A walk past the communication centre provides another journey into the past. “Not a computer in sight,” I chuckle, taking in the typewriters and mammoth tape recorders.
We enter the “women’s quarters” with the warning “no men allowed past this point.” “Of course there would be very few women in senior government positions in those days,” Louis remarks.
While most government workers and politicians will need to share quarters—bunk beds to save space—the Prime Minister’s suite befits his position. Curiously, the Prime Minister’s butler is housed on a different floor that his esteemed boss.
With cross-Canada communication essential in case of a nuclear attack, the Diefenbunker boasts the latest telecommunication equipment in the CBC Emergency Broadcasting Studio. Norman Depoe in a bunker! Chilling thoughts indeed.
No secret bunker would be complete without homage to a spy or two, and the Diefenbunker provides its own version of espionage Canada-style. Behind a glass case is the facsimile of a bodyless head, covered with what looks to be a pillowcase. The story that accompanies the display is worth the price of admission alone.
As the temperature of the Cold War lowered, a lowly cipher clerk, one Igor Gouzenko, working at the Russian Embassy in Ottawa presented himself at the Canadian Embassy with the news that the pure white north was indeed a hotbed of Soviet spies. And to add substance to his story, Igor pulled from his briefcase over 100 sensitive government documents that were on their way to Moscow.
Given asylum by the Canadian government, Gouzenko wore a white pillowcase over his head to hide his identity when he was called upon to testify. Gouzenko lived out his life in the Toronto suburb of Bramalea as Jim Brown with few people ever knowing his idenity or role in the Cold War era..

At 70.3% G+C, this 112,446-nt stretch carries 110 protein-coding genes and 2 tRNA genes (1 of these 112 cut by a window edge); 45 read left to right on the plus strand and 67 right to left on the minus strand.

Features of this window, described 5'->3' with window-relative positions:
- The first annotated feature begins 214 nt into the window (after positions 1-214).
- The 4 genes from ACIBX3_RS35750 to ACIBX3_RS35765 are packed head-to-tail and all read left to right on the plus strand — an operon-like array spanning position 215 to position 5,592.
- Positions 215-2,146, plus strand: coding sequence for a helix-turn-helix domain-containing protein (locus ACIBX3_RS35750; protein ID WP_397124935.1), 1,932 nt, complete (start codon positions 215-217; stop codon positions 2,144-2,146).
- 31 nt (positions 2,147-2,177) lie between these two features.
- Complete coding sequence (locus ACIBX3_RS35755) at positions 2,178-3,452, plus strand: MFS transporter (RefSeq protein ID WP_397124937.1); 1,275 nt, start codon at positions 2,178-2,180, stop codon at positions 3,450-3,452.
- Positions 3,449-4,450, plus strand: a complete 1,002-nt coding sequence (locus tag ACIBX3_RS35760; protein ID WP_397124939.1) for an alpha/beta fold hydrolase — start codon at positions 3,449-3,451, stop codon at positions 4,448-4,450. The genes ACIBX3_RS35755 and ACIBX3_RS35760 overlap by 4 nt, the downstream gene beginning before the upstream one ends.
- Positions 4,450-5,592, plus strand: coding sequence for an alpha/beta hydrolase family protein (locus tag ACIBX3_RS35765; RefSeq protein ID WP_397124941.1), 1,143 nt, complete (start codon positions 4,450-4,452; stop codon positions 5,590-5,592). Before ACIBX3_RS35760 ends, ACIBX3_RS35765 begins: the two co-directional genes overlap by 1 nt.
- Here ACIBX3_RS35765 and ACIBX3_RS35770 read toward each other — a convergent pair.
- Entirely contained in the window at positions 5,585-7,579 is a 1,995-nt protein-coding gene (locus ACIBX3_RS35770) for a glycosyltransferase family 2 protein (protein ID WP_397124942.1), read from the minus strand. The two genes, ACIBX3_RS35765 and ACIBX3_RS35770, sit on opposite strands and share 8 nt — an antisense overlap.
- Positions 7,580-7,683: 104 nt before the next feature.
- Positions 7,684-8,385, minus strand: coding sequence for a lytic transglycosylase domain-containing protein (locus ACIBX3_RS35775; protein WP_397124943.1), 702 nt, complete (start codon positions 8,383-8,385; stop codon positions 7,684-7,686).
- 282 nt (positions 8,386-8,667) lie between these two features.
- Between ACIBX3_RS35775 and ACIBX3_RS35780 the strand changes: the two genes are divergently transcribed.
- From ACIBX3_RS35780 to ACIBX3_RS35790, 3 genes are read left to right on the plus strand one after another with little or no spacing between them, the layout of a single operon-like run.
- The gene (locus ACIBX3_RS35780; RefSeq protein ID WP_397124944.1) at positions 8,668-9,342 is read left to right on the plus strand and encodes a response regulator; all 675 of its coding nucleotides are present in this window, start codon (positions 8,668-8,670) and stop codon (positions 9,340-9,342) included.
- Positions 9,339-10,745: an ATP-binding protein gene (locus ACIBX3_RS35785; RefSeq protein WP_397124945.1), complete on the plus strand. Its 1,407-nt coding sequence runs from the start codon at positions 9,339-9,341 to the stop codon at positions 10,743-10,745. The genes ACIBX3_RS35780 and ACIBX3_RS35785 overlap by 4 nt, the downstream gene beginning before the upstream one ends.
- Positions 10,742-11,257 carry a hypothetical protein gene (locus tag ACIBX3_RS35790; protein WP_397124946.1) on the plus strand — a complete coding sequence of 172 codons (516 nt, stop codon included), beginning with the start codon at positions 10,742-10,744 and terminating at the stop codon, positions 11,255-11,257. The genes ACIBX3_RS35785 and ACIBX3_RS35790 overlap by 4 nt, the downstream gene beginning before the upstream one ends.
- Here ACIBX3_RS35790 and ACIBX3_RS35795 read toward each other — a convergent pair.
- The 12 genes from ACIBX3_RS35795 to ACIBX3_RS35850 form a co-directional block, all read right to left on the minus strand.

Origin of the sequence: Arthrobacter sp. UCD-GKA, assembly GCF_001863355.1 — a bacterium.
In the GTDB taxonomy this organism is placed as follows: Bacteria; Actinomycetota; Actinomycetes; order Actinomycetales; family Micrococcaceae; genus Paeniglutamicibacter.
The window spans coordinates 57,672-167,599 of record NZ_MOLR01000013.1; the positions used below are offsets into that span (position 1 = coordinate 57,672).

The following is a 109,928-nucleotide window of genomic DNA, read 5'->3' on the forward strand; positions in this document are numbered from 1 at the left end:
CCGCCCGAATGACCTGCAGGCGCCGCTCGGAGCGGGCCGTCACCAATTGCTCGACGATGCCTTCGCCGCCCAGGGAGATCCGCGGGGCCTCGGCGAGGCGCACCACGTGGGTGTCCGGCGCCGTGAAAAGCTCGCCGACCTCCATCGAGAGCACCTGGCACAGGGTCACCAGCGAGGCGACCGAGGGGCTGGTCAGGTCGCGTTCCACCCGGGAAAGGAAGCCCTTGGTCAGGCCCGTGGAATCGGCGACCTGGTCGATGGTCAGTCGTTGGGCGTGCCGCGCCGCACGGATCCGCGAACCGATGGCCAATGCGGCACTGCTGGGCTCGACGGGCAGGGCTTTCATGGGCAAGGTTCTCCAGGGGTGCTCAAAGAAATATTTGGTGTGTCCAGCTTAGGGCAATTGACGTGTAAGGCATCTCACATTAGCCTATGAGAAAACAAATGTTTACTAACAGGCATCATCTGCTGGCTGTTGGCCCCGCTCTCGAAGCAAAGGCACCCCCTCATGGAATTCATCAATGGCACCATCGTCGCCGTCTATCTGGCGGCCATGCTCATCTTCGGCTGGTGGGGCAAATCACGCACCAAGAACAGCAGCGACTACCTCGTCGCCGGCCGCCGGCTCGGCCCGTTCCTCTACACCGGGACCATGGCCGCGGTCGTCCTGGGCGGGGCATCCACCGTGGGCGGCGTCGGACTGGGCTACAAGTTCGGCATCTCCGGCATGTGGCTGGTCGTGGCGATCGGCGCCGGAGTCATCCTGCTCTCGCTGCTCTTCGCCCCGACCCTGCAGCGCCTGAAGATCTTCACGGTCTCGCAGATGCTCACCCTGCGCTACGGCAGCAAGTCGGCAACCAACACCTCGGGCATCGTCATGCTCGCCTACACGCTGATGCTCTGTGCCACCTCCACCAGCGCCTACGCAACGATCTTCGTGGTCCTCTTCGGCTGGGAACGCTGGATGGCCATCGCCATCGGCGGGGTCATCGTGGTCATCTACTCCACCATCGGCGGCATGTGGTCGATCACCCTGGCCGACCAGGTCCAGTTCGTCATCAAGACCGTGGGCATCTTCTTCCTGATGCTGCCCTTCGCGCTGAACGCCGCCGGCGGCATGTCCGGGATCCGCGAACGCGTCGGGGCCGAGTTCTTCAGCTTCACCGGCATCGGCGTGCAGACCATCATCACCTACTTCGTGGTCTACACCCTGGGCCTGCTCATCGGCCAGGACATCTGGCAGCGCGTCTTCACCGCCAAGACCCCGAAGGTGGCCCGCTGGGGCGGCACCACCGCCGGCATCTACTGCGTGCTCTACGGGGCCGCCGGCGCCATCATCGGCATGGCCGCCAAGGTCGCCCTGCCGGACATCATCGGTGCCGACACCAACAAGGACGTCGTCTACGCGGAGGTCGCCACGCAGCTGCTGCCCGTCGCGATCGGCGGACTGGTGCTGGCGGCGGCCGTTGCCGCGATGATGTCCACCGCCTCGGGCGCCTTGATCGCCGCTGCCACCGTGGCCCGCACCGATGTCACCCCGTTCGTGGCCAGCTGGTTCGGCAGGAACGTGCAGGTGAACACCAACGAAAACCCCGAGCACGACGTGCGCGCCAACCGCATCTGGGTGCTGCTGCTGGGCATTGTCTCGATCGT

And don’t miss the last stop on the Diefenbunker tour –the basement. First stop: the morgue. Kept at a cooling body preservation temperature, the morgue comes complete with shelves for multiple casualties. Beside the morgue you’ll find the vault, designed to hold the gold reserves of the Bank of Canada . Two formidable vault doors prevent unauthorized entry. Sure don’t want the country’s money melting like chocolate on a hot summer day.
Completed in 1961, the Diefenbunker remained in continuous operation until it was decommissioned more than 30 years later in 1994. With the threat of nuclear holocaust diminished, the Bunker also served as the headquarters for Canadian Forces Carp. A staff of 150 kept the centre running 24 hours a day. At all times during the Diefenbunker’s active life were its cupboards fully stocked with food.
In 1994, the Diefenbunker was named a National Historic Site. It remained empty until 1997 when it re-opened as a museum.
Saying goodbye to what is surely one of Canada’s most eccentric National Historic Sites, I offer: “I’m really glad we visited; the Diefenbunker gives baby-boomers like us an unparalleled insight into such a different time—a time where fear and paranoia reigned.” We’re both relieved such times have faded into history.